- Tim Kurkjian, MLB reporter
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The choosing of the National League All-Stars is not an easy process, especially when it comes to catchers and first basemen, where there are too many good ones. Everyone has a ballot, which is what makes the voting process in baseball so interesting. Here's our ballot.
Catcher: Johnny Estrada, Braves: Lots of options here (including Paul Lo Duca, Jason Kendall and Michael Barrett), but Estrada is hitting .332 with 38 RBI, and is leading the league in batting average (.471) with runners in scoring position. Plus, he has been steady behind the late. Estrada is the guy the Phillies traded to get Kevin Millwood, a deal that left many in Philly laughing. This year, the Braves are the ones who are laughing. And, extra credit for Estrada, who wears a No Drugs patch on his chest protector as a warning to young kids.
First base: Sean Casey, Reds. Again, a tough call here with Albert Pujols, Jim Thome, Lyle Overbay and Todd Helton in a very talented group. But Casey is hitting .364, he leads the league in hits, has 13 home runs and 49 RBI for a team that has been in contention all season.
Second base: Jeff Kent, Astros: He is hitting .294, which included a 25-game hitting streak. He leads NL second baseman with 31 extra base hits, 10 home runs, 44 RBI and .514 slugging. Mark Loretta is hitting .318 and Tony Womack (.295, 13 steals) has provided a spark at the top of the Cardinals' order. Both merit consideration.
Third base: Scott Rolen, Cardinals. He is the league MVP. He's third in the league in batting, he has 14 more RBI than anyone in the NL and he's tied for fourth in home runs. He's hitting .443 with men in scoring position, and fields his position as well as any defensive player in the game. There is no close second here, but Vinny Castilla is bringing it in Colorado.
Shortstop: Jack Wilson, Pirates. A career .246 hitter entering this year, Wilson is batting .344, fourth best in the league. He's second in the NL in hits. He has, as always, played great defense. Barry Larkin and Adam Everett have been very good, too.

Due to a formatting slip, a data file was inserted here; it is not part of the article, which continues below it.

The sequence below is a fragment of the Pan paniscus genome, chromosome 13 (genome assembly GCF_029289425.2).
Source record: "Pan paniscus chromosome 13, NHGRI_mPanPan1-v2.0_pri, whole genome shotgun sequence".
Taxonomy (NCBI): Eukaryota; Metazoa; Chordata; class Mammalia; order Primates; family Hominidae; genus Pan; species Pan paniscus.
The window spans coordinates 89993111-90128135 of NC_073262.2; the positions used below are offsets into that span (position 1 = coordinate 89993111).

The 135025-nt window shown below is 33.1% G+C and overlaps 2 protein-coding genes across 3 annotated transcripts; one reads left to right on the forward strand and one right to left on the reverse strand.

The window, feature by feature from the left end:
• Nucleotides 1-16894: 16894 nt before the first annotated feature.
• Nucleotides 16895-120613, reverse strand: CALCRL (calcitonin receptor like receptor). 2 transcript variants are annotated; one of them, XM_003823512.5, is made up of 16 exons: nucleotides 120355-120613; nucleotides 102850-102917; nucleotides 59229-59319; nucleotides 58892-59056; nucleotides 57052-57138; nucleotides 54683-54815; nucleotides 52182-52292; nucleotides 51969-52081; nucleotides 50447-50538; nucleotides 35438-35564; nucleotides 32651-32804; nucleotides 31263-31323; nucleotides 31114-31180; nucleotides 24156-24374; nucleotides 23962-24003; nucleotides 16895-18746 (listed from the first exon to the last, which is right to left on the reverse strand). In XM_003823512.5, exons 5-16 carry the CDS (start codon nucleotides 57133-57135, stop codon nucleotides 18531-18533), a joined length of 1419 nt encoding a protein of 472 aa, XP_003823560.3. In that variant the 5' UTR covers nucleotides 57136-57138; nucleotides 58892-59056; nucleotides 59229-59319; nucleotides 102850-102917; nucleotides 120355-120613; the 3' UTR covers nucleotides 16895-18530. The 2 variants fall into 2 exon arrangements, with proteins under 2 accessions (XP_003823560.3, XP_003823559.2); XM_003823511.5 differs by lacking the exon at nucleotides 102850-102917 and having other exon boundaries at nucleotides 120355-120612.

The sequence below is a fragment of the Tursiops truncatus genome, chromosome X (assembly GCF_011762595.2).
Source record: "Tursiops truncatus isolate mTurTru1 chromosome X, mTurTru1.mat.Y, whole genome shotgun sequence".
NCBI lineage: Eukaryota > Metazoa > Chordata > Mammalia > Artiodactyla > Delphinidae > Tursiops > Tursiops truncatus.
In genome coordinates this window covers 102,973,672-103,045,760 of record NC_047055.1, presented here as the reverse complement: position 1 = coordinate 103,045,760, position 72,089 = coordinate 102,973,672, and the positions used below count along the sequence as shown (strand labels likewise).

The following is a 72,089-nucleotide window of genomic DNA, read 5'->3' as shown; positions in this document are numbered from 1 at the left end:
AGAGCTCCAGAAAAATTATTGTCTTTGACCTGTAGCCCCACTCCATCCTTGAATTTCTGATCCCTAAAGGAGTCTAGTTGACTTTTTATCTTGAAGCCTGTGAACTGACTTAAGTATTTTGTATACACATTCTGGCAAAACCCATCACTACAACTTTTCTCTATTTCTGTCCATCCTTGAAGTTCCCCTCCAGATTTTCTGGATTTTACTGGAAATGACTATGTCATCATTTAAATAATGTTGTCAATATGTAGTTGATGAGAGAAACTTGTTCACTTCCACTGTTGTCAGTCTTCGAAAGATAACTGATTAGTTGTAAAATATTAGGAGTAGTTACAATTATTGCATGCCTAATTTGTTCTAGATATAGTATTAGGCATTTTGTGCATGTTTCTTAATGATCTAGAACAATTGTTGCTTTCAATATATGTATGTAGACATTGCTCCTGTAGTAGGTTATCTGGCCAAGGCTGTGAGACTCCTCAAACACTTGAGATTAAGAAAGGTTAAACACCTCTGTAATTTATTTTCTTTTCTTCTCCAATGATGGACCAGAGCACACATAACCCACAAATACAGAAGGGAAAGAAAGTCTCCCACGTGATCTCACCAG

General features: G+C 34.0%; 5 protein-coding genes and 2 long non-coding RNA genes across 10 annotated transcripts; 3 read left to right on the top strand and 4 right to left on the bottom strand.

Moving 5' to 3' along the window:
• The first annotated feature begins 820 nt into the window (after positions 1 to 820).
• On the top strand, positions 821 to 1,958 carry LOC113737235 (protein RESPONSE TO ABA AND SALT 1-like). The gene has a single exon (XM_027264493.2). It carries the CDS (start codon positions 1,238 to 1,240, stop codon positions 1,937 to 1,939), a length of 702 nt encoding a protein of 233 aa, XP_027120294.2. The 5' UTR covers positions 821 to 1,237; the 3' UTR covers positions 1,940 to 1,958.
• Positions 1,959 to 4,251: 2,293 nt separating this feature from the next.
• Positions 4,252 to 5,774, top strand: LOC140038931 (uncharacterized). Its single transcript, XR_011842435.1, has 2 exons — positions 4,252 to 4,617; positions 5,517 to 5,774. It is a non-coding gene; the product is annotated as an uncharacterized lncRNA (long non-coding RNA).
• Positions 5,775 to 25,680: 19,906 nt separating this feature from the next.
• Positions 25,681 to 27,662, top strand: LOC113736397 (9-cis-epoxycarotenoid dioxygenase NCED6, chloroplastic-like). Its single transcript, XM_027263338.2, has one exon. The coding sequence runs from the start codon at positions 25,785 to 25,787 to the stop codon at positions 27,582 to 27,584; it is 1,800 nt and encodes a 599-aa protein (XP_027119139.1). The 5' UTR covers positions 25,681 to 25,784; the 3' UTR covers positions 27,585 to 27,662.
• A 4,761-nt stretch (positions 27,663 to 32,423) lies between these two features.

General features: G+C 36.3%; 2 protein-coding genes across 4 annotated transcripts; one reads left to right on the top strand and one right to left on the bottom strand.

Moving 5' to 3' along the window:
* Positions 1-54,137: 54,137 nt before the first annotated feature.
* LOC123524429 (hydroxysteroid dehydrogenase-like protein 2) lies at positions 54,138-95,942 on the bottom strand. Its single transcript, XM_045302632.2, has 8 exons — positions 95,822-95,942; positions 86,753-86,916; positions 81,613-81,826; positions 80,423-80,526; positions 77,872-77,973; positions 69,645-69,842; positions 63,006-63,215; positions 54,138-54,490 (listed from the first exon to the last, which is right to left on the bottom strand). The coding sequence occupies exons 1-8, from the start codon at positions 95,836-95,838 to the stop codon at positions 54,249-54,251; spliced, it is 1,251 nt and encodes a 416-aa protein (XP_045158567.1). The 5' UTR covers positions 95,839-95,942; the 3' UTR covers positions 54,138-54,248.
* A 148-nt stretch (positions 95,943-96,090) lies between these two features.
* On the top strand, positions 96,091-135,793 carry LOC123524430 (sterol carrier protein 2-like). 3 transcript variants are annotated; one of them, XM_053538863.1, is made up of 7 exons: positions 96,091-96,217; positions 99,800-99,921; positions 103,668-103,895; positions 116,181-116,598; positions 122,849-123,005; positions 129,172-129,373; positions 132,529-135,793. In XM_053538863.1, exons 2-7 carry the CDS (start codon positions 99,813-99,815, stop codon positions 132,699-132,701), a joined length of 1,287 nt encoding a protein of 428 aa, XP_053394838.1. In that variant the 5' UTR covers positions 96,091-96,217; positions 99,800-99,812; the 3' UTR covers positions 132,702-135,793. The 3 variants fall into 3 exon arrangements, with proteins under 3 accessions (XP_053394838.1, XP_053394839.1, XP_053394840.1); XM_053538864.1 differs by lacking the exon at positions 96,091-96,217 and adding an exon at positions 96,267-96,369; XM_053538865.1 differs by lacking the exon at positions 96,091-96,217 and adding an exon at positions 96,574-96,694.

Outfield: Barry Bonds, Giants. The most devastating hitter since Babe Ruth is doing it again. Bonds is leading the NL in hitting, leads in slugging by 158 points, in on-base average by 148 points and is tied for third in home runs. The respect that pitchers have shown him is unparalleled since intentional walks were made official in 1955, maybe perhaps ever. Bonds has 49 intentional walks, more than Alex Rodriguez's career total, more than Willie McCovey's 45 in 1970 -- the most by anyone other than Bonds over the last 50 years. Counting just his intentional walks, Bonds would be tied for fourth in the NL.
Outfield: Lance Berkman, Astros: He's in the top 10 in batting in the NL (.335), he's tied for third in RBI, second in on-base average and third in slugging. With the All-Star game in Houston, Berkman will feel right at home.
Outfield: Miguel Cabrera, Marlins: Lots of possibilities here, but Cabrera is hitting .292 with 17 home runs and 44 RBI in a lineup where he doesn't have the protection of other hitters. There are others here, including Steve Finley, Ken Griffey Jr., Pat Burrell, Bobby Abreu, Adam Dunn, Juan Pierre and Craig Wilson.